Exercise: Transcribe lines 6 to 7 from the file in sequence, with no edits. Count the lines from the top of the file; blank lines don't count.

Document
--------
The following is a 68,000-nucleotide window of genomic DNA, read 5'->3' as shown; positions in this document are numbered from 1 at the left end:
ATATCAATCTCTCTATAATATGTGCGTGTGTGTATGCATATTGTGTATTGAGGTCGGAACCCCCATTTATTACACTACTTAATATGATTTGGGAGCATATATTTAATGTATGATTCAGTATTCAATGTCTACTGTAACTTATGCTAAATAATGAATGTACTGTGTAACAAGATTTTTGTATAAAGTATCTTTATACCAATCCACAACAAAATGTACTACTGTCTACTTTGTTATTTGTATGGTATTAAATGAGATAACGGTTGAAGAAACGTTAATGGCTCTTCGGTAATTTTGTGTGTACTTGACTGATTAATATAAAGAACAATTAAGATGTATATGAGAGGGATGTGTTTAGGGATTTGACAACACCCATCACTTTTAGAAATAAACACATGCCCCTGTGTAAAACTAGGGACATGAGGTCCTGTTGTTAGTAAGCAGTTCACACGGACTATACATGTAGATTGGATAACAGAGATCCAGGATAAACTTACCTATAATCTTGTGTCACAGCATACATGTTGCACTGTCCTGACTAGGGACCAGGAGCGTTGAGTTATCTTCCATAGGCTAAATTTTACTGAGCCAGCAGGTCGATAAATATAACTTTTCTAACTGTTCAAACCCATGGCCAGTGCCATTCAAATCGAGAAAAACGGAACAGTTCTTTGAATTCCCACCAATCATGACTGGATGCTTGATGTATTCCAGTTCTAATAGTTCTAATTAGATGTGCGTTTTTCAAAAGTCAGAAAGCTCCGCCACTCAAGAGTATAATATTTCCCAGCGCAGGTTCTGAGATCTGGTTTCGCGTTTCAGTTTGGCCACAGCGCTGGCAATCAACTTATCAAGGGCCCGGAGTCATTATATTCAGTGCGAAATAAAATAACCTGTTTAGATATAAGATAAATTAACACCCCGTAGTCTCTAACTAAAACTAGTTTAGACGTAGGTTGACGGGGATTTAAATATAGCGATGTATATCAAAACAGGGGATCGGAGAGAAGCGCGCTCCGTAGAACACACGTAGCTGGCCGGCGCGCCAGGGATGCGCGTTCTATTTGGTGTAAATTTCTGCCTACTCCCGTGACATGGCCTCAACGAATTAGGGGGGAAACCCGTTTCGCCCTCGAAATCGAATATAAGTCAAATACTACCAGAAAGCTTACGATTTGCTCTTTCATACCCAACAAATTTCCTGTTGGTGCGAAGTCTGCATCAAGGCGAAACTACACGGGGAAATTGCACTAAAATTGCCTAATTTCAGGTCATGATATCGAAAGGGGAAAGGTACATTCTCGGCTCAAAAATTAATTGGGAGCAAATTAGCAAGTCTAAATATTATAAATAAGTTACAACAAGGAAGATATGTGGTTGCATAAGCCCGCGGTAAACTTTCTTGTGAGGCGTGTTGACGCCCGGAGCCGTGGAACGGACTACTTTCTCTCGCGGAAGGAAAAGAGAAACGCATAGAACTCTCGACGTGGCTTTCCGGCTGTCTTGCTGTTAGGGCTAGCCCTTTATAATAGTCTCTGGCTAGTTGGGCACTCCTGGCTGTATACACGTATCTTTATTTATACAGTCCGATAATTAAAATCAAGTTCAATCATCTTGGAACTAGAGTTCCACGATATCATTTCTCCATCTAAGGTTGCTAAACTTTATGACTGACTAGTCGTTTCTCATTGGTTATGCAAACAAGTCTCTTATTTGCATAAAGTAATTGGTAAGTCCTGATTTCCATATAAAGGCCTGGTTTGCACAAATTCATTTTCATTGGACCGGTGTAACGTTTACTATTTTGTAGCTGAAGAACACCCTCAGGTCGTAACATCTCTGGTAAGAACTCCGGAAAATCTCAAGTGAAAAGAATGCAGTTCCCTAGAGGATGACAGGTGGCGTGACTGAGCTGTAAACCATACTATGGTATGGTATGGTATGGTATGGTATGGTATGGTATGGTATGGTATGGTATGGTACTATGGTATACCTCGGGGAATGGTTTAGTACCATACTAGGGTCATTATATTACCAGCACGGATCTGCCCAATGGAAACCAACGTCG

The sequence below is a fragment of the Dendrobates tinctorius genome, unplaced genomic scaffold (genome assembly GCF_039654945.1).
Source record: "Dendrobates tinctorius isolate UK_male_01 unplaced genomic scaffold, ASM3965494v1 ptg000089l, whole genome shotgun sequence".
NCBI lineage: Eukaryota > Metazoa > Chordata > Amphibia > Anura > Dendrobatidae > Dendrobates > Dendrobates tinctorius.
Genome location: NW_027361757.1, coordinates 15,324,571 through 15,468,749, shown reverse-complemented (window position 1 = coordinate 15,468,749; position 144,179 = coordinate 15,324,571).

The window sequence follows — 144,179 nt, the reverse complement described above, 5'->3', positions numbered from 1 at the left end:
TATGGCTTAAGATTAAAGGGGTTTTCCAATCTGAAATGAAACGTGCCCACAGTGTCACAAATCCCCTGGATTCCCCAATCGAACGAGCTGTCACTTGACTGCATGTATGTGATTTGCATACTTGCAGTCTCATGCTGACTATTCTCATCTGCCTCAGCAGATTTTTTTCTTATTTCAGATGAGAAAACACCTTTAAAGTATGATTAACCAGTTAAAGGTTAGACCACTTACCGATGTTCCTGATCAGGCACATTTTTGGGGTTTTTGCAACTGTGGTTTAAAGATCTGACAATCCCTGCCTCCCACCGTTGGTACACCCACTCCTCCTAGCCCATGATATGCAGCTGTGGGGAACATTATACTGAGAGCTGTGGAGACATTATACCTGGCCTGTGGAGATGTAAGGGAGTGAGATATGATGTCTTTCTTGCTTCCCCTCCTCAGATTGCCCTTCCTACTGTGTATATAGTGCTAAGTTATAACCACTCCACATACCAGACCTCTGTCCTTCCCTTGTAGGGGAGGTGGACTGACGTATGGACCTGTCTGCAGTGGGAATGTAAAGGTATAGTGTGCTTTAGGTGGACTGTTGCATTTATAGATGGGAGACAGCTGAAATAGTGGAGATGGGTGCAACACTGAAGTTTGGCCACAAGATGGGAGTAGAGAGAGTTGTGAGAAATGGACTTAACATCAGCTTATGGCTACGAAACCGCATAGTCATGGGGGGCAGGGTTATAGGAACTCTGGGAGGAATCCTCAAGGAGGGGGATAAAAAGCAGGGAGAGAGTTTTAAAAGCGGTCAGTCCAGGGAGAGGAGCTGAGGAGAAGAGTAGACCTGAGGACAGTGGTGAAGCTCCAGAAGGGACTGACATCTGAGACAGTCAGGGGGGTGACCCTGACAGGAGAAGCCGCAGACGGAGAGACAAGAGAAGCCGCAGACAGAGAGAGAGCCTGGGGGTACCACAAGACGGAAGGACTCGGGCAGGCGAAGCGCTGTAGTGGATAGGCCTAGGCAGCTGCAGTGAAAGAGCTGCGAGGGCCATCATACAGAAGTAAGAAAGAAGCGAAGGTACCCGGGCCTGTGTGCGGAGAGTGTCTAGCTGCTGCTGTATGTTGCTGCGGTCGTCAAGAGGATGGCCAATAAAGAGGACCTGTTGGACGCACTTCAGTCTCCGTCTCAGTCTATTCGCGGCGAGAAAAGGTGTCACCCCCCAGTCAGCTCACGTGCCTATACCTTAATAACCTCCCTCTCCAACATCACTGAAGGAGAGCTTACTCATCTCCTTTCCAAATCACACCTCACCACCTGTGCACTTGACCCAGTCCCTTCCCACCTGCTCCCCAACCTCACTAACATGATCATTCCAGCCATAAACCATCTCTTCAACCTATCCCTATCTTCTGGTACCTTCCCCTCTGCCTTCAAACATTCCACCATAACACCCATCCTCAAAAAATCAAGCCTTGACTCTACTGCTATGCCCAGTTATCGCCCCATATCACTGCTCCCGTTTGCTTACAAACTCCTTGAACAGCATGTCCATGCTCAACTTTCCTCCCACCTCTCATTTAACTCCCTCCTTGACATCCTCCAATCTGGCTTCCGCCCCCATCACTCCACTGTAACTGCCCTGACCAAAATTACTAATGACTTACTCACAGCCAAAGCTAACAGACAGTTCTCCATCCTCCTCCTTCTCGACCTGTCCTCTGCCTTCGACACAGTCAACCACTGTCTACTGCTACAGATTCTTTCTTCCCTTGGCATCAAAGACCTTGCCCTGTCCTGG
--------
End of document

Genome location: NW_027361757.1, coordinates 15,324,571 through 15,468,749, shown reverse-complemented (window position 1 = coordinate 15,468,749; position 144,179 = coordinate 15,324,571).

The window sequence follows — 144,179 nt, the reverse complement described above, 5'->3', positions numbered from 1 at the left end: